Summer Energy Saving Tips for Your Home
Posted April 20, 2017
Posted April 20, 2017
The beautiful, warm sunny days of summer are hard to beat. It’s the perfect time of year to get outside and enjoy the fresh air or head to the pool for a swim. And when it’s time to head back indoors to cool off, you’ll want to make sure that your home is as relaxing and comfortable as possible.
This usually means turning on your air conditioner. But running the A/C all day can increase your overall electricity costs. So how can you stay comfortable without spending a lot of money? We have a few ideas for you - and all are cheap, if not free!
When it’s hot outside, your first reaction may be to make it as cool as possible inside. While having a chill in the air feels nice when you walk through the front door, your air conditioner is having to work overtime to keep the temperature down. When the first electric bill of the summer is delivered, you’ll be in for quite a shock!
To keep your costs down, and your air conditioning running efficiently, you’ll want to keep the difference between the outside and indoor temperatures as close as possible. This way your A/C doesn’t have to work too hard to make up the difference in temperature that you want.
The ideal thermostat temperature for most climates would be in the mid to high 70s and the U.S. Department of Energy recommends a setting of 78 degrees. While this is still warm, it will be much more comfortable than the hotter air outside. Additionally, when you are not at home, you can turn the A/C completely off, or set it to a higher temperature. This way it doesn’t have to work while you are gone and use up even more electricity.
With your air conditioner adjusted, you can further cool your home using fans. Depending on the type of fan you have, they can make it feel up to 4 degrees cooler than the ambient temperature in your home. So, if you’re thermostat is set to 78, you can make it feel like 74 by turning on a fan.
A floor or ceiling fan is also much more energy efficient than an A/C unit and is a great way to add a little extra comfort to your home.
When using fans though, remember to turn them off when you leave the room. They work by creating a wind chill effect and don’t actually lower the temperature. So if you are not in the room to use it, save energy by keeping it off until you return.
Older incandescent bulbs are not as efficient as newer LED or low energy alternatives and over the long term can cost more to use. This is because most of their energy is lost as heat which, besides using more electricity, means the area around the lights will be warmer. If you have inefficient bulbs in your whole home, and keep them all on in the evenings, they can prevent your home from properly cooling down.
The upfront costs of LED or energy efficient bulbs may be a bit higher than a regular incandescent bulb, but the older bulbs typically have shorter lifespans, so they’ll need to be replaced more often. Over time, between the lower energy costs and longer lifespan, you’ll end up saving money with the upgraded bulbs.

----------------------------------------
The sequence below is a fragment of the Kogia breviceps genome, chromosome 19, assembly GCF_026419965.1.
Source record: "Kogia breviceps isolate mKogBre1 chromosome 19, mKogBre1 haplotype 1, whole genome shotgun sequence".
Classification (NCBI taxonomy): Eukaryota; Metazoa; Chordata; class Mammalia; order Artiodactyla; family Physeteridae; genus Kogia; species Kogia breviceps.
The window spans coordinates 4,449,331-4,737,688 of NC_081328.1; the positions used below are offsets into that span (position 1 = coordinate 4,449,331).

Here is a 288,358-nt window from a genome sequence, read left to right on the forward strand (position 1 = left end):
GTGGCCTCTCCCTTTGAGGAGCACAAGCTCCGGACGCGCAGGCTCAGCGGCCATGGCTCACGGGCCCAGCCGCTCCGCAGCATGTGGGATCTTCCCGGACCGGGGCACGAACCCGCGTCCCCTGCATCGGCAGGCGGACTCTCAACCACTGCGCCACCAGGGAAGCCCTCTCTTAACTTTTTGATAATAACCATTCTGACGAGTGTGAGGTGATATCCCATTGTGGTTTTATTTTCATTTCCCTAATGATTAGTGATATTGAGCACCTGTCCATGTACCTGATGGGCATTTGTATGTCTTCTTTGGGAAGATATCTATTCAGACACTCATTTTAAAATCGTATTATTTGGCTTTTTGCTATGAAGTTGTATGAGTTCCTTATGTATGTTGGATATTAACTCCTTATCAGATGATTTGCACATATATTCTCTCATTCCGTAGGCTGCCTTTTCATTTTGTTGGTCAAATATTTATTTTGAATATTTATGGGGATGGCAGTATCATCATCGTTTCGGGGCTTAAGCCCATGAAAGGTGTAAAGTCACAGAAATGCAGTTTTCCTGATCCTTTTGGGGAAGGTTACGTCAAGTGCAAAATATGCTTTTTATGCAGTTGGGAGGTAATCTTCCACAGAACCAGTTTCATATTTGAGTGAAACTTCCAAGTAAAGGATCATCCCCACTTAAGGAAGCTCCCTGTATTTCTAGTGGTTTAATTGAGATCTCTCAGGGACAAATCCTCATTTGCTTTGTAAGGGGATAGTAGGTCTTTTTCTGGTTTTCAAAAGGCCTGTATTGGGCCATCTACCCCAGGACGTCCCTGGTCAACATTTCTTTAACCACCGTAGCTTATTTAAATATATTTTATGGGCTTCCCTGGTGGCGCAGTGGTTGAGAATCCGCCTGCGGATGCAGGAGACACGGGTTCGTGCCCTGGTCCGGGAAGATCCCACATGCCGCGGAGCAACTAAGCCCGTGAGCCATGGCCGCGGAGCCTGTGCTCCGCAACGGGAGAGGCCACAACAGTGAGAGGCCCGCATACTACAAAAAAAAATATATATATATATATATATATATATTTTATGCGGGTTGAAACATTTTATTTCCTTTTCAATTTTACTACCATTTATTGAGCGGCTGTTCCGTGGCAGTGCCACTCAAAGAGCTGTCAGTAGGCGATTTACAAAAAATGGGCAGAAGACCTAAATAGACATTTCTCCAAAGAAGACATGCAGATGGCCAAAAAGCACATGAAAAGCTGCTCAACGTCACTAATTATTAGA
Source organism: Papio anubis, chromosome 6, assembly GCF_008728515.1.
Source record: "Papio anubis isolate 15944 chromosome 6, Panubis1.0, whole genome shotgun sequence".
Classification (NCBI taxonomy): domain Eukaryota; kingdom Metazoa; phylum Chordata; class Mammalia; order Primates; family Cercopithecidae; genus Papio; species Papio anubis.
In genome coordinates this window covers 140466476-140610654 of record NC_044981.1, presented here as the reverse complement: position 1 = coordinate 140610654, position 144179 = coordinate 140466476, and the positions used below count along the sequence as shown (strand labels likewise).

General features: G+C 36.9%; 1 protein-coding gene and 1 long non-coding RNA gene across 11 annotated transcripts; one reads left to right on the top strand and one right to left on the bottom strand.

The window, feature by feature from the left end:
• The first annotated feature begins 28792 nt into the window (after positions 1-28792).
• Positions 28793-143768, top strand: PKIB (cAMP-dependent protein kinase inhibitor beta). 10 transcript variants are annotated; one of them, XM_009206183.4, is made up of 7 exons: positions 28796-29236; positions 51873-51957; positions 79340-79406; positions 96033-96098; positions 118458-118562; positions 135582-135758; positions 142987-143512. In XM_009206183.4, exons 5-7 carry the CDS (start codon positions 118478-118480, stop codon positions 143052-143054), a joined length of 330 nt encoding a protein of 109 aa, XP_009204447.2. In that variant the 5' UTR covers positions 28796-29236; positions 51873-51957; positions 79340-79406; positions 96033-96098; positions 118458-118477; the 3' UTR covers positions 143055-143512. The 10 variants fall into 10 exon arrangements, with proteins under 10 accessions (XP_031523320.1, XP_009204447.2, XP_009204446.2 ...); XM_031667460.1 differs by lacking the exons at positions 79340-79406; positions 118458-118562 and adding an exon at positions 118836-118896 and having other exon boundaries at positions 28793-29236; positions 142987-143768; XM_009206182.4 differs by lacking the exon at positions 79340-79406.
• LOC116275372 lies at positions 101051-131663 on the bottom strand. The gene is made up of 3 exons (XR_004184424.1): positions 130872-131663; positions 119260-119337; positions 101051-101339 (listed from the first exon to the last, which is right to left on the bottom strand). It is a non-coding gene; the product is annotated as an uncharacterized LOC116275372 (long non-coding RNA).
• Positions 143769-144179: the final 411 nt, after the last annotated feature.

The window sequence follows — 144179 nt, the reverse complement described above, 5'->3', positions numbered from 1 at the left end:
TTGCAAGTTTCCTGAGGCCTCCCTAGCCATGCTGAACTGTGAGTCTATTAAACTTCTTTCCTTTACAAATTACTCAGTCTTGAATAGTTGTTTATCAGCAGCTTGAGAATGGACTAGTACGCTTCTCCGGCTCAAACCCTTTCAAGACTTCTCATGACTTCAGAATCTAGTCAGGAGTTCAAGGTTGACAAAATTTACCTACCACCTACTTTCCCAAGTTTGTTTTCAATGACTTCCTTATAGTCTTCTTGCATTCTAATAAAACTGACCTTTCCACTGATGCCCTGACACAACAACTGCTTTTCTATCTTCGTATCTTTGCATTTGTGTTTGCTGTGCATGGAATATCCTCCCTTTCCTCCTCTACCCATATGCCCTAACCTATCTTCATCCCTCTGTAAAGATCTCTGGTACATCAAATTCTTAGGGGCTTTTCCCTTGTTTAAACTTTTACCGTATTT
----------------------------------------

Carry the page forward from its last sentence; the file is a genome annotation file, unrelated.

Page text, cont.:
Using any appliance that creates heat makes your air conditioner work even harder in the summer. While you’ll still need to use your oven to cook and your dryer to do laundry, if you stick to using them in the evenings or sparingly, it will help with overall costs and keeping heat to a minimum.
For laundry, you can also try to run larger loads. This way you can get your clothes cleaned and dry in one load, rather than a few smaller ones throughout the week that all produce similar amounts of heat. The extra time for a larger load is also more energy efficient than two or more loads of smaller sizes, but similar durations.
If you live in a state that gets cooler in the evening, and the air stays dry, opening your windows in the evening can help immensely. You won’t have to run your A/C throughout the night and the fresh air will feel better than the artificially chilled air.
In a humid place like Florida this probably won’t work though, since the air is humid and your air conditioner will have to work to remove that humidity when you turn it back on.
Leaving your blinds open or windows uncovered throughout the day can let in a lot of unwanted heat. By simply closing your blinds, you can block the sunlight from coming in and elevating the temperature indoors.
If you are still having trouble with heat coming in, you can replace your blinds with something that blocks the light a little better. Some companies even make solar blinds with UV protection, but a medium colored drape with a plastic backing has been shown to reduce heat gain by 33% and is a low cost option.
On the exterior of your home you can also add awnings to provide some shade over the windows. Or, plants and trees placed nearby can also add natural shade for your home.
In the summer you probably won’t want to take hot showers anyways, but if the water is too hot it creates excessive amounts of steam. Besides the heat that is now in the air, your air conditioner also has to work to remove that moisture so it can properly cool the air. By dropping the temperature of the water a few degrees, your water heater won’t have to use as much energy to heat the water and your A/C won’t have to work as hard to remove the heat.
You can also lower the maximum temperature of your water heater to save energy throughout the year. If it doesn’t have to work as hard to heat the water, it can use less electricity. This will also prevent scalding from water that is too hot.
With these tips you can keep your home comfortable and cool without spending a lot of money on a higher electric bill every month. Summers will be more enjoyable and you’ll have a little extra cash in your pocket!
Posted April 20, 2017 | Tagged Mobile Home News